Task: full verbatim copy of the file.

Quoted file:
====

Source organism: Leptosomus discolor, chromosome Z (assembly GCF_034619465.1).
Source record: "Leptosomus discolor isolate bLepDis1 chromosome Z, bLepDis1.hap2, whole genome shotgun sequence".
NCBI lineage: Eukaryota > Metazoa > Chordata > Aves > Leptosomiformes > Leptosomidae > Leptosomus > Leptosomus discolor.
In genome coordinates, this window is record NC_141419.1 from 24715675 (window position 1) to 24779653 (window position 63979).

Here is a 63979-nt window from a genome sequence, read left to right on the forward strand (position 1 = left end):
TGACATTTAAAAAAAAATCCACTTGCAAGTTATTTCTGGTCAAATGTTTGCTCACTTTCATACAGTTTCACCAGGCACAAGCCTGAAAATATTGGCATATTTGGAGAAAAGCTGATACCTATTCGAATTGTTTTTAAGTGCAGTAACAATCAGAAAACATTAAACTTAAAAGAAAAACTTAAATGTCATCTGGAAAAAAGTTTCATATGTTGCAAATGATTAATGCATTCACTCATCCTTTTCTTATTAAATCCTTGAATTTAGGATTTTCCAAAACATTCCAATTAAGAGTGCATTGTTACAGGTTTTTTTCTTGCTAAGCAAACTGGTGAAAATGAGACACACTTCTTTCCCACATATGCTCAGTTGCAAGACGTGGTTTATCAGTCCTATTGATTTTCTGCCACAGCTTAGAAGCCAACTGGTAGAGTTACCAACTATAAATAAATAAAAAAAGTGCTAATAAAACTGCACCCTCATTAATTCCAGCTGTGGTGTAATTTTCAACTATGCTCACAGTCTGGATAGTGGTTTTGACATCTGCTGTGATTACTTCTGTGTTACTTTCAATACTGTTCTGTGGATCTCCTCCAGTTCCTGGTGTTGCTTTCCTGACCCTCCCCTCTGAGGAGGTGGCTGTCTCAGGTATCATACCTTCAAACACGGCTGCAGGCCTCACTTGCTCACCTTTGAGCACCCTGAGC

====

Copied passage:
Source organism: Leptosomus discolor, chromosome Z (assembly GCF_034619465.1).
Source record: "Leptosomus discolor isolate bLepDis1 chromosome Z, bLepDis1.hap2, whole genome shotgun sequence".
NCBI lineage: Eukaryota > Metazoa > Chordata > Aves > Leptosomiformes > Leptosomidae > Leptosomus > Leptosomus discolor.
In genome coordinates, this window is record NC_141419.1 from 24715675 (window position 1) to 24779653 (window position 63979).

Here is a 63979-nt window from a genome sequence, read left to right on the forward strand (position 1 = left end):
TGACATTTAAAAAAAAATCCACTTGCAAGTTATTTCTGGTCAAATGTTTGCTCACTTTCATACAGTTTCACCAGGCACAAGCCTGAAAATATTGGCATATTTGGAGAAAAGCTGATACCTATTCGAATTGTTTTTAAGTGCAGTAACAATCAGAAAACATTAAACTTAAAAGAAAAACTTAAATGTCATCTGGAAAAAAGTTTCATATGTTGCAAATGATTAATGCATTCACTCATCCTTTTCTTATTAAATCCTTGAATTTAGGATTTTCCAAAACATTCCAATTAAGAGTGCATTGTTACAGGTTTTTTTCTTGCTAAGCAAACTGGTGAAAATGAGACACACTTCTTTCCCACATATGCTCAGTTGCAAGACGTGGTTTATCAGTCCTATTGATTTTCTGCCACAGCTTAGAAGCCAACTGGTAGAGTTACCAACTATAAATAAATAAAAAAAGTGCTAATAAAACTGCACCCTCATTAATTCCAGCTGTGGTGTAATTTTCAACTATGCTCACAGTCTGGATAGTGGTTTTGACATCTGCTGTGATTACTTCTGTGTTACTTTCAATACTGTTCTGTGGATCTCCTCCAGTTCCTGGTGTTGCTTTCCTGACCCTCCCCTCTGAGGAGGTGGCTGTCTCAGGTATCATACCTTCAAACACGGCTGCAGGCCTCACTTGCTCACCTTTGAGCACCCTGAGC